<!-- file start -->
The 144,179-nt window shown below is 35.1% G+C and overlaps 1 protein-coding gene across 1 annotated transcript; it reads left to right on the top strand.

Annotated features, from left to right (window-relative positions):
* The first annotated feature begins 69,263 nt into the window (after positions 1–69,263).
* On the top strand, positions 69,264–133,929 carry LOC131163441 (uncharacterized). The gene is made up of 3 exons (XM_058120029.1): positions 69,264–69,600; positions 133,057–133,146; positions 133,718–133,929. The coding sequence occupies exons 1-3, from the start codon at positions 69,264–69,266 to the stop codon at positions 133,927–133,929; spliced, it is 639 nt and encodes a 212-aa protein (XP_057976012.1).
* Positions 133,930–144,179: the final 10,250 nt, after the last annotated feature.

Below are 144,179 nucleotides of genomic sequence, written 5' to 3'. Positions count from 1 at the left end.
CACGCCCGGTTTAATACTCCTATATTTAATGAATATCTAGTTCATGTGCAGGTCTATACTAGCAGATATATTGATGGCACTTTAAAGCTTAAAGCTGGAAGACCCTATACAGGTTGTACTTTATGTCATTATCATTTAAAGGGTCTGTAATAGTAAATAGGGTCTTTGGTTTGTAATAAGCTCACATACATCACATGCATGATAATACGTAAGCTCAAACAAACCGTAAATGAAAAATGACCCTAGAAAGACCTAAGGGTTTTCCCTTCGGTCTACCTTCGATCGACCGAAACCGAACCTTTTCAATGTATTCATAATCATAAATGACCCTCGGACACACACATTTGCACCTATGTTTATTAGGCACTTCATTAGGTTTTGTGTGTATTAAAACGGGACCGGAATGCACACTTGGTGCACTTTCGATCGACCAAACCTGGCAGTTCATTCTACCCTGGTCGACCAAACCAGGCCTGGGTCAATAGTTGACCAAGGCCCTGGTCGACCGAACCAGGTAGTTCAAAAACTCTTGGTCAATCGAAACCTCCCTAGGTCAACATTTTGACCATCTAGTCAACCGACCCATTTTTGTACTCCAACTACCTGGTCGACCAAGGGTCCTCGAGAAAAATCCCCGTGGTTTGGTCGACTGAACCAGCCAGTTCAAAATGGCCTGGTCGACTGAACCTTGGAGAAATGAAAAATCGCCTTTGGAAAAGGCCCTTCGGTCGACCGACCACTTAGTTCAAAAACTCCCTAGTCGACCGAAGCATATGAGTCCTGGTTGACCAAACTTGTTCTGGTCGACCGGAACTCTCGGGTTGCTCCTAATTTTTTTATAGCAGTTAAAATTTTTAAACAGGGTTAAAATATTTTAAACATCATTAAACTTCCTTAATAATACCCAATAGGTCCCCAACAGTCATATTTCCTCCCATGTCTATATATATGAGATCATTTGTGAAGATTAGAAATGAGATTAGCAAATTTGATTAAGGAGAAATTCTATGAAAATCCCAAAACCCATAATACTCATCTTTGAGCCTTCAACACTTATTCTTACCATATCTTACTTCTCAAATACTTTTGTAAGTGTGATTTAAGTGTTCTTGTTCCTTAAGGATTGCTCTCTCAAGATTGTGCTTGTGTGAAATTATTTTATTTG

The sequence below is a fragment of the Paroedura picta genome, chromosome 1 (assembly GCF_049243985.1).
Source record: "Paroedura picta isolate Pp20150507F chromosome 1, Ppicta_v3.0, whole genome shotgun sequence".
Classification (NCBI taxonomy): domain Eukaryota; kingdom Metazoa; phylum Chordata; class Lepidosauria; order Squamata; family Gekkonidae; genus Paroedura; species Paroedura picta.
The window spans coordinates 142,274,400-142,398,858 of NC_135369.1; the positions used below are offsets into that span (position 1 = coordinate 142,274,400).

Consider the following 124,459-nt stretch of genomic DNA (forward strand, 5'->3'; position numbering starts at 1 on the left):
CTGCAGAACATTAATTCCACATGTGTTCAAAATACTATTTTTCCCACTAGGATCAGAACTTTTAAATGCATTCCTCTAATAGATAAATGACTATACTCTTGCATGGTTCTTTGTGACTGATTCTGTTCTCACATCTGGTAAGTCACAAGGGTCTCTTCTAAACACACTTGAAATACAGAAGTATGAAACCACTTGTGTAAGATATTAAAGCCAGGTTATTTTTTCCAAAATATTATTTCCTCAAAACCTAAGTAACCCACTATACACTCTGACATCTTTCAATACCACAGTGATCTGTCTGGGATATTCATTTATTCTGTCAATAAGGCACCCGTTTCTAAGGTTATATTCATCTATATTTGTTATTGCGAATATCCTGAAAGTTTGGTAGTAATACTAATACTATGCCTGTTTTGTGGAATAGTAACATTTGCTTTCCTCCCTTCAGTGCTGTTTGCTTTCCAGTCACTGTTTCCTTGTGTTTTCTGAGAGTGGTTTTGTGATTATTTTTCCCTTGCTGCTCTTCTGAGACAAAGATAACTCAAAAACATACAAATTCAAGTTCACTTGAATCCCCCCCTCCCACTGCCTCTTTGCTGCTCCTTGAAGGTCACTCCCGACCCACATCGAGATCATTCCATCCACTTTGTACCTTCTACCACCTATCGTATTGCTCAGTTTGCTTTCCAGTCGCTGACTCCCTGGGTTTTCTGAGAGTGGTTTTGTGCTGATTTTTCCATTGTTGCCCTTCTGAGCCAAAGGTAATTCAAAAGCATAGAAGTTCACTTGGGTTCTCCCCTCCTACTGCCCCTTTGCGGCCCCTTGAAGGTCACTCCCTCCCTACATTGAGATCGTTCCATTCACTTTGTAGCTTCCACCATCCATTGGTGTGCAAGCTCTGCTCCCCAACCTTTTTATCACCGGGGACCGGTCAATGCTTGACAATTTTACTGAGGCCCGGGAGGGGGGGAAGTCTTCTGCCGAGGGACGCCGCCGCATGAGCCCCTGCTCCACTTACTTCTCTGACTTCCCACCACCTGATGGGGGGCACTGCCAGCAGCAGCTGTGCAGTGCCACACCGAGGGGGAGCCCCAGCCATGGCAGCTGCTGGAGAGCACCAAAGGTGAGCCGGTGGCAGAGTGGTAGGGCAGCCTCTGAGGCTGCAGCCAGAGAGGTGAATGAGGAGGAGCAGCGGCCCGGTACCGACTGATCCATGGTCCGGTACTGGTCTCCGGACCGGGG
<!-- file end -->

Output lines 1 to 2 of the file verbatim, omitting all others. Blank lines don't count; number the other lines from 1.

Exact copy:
The 144,179-nt window shown below is 35.1% G+C and overlaps 1 protein-coding gene across 1 annotated transcript; it reads left to right on the top strand.

Annotated features, from left to right (window-relative positions):